October 12th, 2011 by Darren Cottingham
Following the path cut by other luxury carmakers, Jaguar and Land Rover are gearing up for a full scale assault on the Chinese market. Despite a cooling international market, the Chinese have a strong appetite for foreign luxury cars and Jaguar/Land Rover want a piece of the action.
Earlier this year there were reports that Jaguar and Land Rover owner, Tata Motors, would invest heavily in the two brands in order to improve their sales. It was also revealed that Tata was considering options for assembly and localization of selected Jaguar Land Rover products in China.
But it’s not easy getting a foothold in the Chinese market, you can’t just roll in and build a manufacturing plant. According to the Chinese law, you need to have a local partner. Which leaves JLR looking at possible joint ventures. Apparently, JLR has decided to form a partnership with Chery, and the two companies are already seeking approval from local authorities to go ahead with their business plan. Continue reading “Jaguar and Land Rover to make move on Chinese market” »
June 3rd, 2010 by Darren Cottingham
Jaguar’s future is looking brighter than it has for sometime with it now safely secured by financial backer Tata Motors. With a stable footing the iconic automaker is now becoming more ambitious in its efforts to expand its model range. Tata has signed on for a yearly investment of £1 billion for the next five years, which means Jaguar has the funding it research and develop new products. In a recent interview Jaguar Land Rover boss Carl-Peter Forster apparently confirmed that a few new models are in the pipeline, including the F-Type sports car (pictured), which was first seen in concept form way back in 2000.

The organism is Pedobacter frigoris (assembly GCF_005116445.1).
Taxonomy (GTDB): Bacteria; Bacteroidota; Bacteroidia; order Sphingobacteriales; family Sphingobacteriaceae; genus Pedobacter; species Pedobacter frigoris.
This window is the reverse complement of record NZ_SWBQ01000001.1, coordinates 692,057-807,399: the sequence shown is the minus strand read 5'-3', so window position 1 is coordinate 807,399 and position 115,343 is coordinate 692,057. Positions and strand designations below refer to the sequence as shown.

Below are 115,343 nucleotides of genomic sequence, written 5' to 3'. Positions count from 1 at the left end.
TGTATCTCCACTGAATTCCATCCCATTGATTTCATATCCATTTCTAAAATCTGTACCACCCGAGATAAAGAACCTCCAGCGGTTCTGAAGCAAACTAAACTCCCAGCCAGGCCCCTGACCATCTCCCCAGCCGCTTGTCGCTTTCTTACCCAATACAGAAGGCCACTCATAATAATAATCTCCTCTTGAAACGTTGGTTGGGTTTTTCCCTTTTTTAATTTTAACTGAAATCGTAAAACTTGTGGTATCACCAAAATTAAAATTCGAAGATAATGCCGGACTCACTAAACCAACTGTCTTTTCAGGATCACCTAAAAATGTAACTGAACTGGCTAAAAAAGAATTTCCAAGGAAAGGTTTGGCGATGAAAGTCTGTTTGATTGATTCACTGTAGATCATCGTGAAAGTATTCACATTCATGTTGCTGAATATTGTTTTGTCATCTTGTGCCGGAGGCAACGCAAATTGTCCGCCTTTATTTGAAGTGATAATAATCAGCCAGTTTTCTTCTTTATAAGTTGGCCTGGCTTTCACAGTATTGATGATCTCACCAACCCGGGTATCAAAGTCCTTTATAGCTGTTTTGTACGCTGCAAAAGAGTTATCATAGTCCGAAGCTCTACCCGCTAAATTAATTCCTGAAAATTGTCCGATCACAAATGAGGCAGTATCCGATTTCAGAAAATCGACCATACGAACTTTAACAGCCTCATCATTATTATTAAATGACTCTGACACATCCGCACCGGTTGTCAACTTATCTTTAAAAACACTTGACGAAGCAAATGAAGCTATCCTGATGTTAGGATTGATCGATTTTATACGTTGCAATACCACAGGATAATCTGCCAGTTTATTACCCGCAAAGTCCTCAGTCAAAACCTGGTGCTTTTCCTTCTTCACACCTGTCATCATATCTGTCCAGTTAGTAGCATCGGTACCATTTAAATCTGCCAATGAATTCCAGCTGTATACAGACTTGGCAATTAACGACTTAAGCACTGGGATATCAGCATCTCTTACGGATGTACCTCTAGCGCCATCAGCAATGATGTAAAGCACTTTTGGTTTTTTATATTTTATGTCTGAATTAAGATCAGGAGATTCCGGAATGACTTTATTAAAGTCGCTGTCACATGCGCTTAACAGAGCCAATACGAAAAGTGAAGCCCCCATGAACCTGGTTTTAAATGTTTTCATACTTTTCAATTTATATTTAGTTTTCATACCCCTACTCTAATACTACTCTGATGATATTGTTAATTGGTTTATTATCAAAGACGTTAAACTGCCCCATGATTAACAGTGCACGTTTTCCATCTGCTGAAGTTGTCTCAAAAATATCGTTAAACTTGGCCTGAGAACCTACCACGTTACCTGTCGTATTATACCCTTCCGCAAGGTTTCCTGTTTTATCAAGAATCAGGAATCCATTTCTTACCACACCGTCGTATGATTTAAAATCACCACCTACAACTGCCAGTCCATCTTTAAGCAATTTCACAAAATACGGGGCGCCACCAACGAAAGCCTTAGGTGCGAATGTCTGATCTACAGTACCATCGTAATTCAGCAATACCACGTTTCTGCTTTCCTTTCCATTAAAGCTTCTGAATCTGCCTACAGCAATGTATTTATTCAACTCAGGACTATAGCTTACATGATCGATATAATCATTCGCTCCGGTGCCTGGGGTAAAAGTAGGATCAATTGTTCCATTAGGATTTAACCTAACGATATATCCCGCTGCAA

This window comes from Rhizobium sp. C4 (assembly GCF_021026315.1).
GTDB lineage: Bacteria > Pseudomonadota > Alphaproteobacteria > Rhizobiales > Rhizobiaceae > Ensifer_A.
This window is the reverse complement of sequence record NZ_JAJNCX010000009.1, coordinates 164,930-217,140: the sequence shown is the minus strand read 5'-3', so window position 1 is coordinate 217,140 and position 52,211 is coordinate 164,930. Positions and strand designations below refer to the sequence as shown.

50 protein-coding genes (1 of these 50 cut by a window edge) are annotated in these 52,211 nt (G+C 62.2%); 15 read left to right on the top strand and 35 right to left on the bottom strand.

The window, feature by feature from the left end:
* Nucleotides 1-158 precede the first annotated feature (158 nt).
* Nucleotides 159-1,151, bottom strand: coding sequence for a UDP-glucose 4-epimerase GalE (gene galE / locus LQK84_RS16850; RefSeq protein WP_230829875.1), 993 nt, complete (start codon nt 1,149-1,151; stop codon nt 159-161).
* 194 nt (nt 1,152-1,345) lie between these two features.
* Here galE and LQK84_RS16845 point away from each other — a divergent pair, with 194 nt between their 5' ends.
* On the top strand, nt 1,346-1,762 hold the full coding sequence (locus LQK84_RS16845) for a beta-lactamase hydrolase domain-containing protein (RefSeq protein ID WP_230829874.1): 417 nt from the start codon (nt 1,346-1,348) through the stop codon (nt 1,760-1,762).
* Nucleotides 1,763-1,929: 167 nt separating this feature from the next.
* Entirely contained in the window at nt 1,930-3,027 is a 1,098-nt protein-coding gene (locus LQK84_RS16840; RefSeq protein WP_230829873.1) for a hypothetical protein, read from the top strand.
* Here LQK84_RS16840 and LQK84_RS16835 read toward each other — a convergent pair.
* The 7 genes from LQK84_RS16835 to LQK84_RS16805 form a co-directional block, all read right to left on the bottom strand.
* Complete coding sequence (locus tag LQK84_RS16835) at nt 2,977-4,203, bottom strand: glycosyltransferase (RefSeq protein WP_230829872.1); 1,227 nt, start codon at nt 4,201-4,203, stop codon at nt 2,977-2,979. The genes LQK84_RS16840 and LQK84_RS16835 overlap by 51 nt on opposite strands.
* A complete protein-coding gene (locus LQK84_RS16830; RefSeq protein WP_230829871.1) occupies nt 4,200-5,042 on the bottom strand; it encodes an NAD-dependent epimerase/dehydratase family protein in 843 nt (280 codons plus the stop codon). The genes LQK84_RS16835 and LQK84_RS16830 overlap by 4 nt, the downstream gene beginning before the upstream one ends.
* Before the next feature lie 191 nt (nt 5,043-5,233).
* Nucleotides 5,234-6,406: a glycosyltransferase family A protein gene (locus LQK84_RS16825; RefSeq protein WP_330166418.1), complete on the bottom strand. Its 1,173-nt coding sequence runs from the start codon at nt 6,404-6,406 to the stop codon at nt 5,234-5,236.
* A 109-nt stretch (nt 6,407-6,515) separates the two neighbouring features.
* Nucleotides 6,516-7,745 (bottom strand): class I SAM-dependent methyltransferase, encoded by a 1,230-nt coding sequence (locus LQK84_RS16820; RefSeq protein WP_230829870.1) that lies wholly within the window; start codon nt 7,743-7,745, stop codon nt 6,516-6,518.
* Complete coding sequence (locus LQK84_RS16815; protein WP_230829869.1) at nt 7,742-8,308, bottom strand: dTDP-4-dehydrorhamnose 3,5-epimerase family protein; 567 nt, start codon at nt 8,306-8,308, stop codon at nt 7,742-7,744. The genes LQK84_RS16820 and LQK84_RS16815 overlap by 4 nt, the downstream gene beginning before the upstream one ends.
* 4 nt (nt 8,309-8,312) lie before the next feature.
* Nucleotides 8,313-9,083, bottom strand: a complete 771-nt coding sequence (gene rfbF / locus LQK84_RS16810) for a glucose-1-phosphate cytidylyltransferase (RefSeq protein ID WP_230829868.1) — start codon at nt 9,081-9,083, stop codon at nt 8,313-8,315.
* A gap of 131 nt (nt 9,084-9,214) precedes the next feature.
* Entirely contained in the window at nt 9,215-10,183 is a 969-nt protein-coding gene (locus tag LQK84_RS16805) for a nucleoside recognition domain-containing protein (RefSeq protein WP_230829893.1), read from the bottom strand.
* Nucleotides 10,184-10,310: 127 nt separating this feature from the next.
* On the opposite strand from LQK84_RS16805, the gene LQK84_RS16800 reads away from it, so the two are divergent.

This isn’t the first time that F-Type production has been rumoured, and there’s been plenty of speculation about what the new sports car will look like. What is likely is that the new Jag will compete with the likes of the Porsche 911 and the Audi R8.
When can we expect a production F-Type to hit the streets? Wouldn’t hold your breath, but Jaguar are keeping busy at the moment so plans will be already well underway.
August 6th, 2009 by Darren Cottingham
Jaguar has become known for its extensive use of aluminum in the construction of its vehicles, and the weight and dynamics advantages that are achieved when compared to traditional steel-bodied cars. Now, it has been revealed by Tata Motors chairman Ratan Tata that all future Jaguar and Land Rover models will make even greater use of aluminum in their bodies – a move that will help Jaguar and Land Rover models reduce weight and improve mileage and efficiency figures into the future.
Tata Motors, owner of Jaguar and Land Rover, revealed the information through Ratan Tata’s comments in his company’s annual report. The news comes after massive losses were recorded for Jaguar and Land Rover during 2008, with numbers around the negative £673.4 million mark.
These losses were in part blamed on high development costs for new models, as well as the declining luxury car market, but vehicle production costs were also a factor. Using aluminum in the construction of cars is no doubt more expensive than using steel, but Jaguar and Land Rover are gambling on the efficiency gains that the material affords to attract environmentally-conscious buyers n the future.
July 28th, 2009 by Darren Cottingham
The sharp downturn of the world’s luxury automotive markets has taken a major toll on Jaguar/Land Rover, with the company’s bottom line taking a huge hit. According to a Financial Times report the once British luxury marques lost 673.4 million pounds ($1.6 billion NZ) in 2008. That’s a massive swing from the 641.5 million pound profit the British brands earned in 2007. Tata Motors stated last month that Jaguar/Land Rover lost 306 million pounds for the financial year ending March 2009.
The Financial Times report comes as Tata Motors is working on a deal with the British government to provide short-term financing for the iconic brands. The report goes on to say that the U.K. government is willing to provide a 175 million pound commercial bridging loan to keep operations running. There is a potential stalemate with Tata Motors wanting a 12-month loan, while the British government would prefer a six-month term, along with representation on the board.